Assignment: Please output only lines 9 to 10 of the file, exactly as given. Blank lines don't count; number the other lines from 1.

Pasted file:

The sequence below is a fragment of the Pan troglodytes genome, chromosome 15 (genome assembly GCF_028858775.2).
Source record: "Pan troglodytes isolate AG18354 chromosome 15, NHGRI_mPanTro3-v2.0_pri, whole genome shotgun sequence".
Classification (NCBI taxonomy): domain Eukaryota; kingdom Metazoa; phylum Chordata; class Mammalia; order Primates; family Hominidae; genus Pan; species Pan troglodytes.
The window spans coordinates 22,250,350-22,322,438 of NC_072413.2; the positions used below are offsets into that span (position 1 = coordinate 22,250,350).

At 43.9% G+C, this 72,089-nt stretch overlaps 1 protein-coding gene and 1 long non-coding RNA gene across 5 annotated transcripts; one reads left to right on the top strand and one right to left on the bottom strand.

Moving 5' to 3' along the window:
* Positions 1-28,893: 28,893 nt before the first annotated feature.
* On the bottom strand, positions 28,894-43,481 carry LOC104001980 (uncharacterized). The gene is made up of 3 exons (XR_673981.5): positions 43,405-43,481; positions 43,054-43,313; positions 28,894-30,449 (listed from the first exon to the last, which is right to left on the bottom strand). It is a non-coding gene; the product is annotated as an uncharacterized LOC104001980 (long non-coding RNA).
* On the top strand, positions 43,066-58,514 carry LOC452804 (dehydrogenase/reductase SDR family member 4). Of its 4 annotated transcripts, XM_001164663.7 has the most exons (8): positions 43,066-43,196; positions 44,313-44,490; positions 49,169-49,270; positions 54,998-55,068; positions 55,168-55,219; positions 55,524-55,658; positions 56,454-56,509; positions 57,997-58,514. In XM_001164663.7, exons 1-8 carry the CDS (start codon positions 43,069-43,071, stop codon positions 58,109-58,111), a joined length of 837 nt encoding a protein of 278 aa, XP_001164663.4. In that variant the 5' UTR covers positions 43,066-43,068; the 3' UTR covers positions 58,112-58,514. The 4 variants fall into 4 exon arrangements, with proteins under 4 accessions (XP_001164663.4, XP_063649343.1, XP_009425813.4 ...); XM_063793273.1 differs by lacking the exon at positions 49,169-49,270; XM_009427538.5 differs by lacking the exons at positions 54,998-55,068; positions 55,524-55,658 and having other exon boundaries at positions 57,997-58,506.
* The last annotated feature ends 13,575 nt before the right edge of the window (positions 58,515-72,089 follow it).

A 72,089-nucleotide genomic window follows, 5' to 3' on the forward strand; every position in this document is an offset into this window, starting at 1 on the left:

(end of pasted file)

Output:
* On the top strand, positions 43,066-58,514 carry LOC452804 (dehydrogenase/reductase SDR family member 4). Of its 4 annotated transcripts, XM_001164663.7 has the most exons (8): positions 43,066-43,196; positions 44,313-44,490; positions 49,169-49,270; positions 54,998-55,068; positions 55,168-55,219; positions 55,524-55,658; positions 56,454-56,509; positions 57,997-58,514. In XM_001164663.7, exons 1-8 carry the CDS (start codon positions 43,069-43,071, stop codon positions 58,109-58,111), a joined length of 837 nt encoding a protein of 278 aa, XP_001164663.4. In that variant the 5' UTR covers positions 43,066-43,068; the 3' UTR covers positions 58,112-58,514. The 4 variants fall into 4 exon arrangements, with proteins under 4 accessions (XP_001164663.4, XP_063649343.1, XP_009425813.4 ...); XM_063793273.1 differs by lacking the exon at positions 49,169-49,270; XM_009427538.5 differs by lacking the exons at positions 54,998-55,068; positions 55,524-55,658 and having other exon boundaries at positions 57,997-58,506.
* The last annotated feature ends 13,575 nt before the right edge of the window (positions 58,515-72,089 follow it).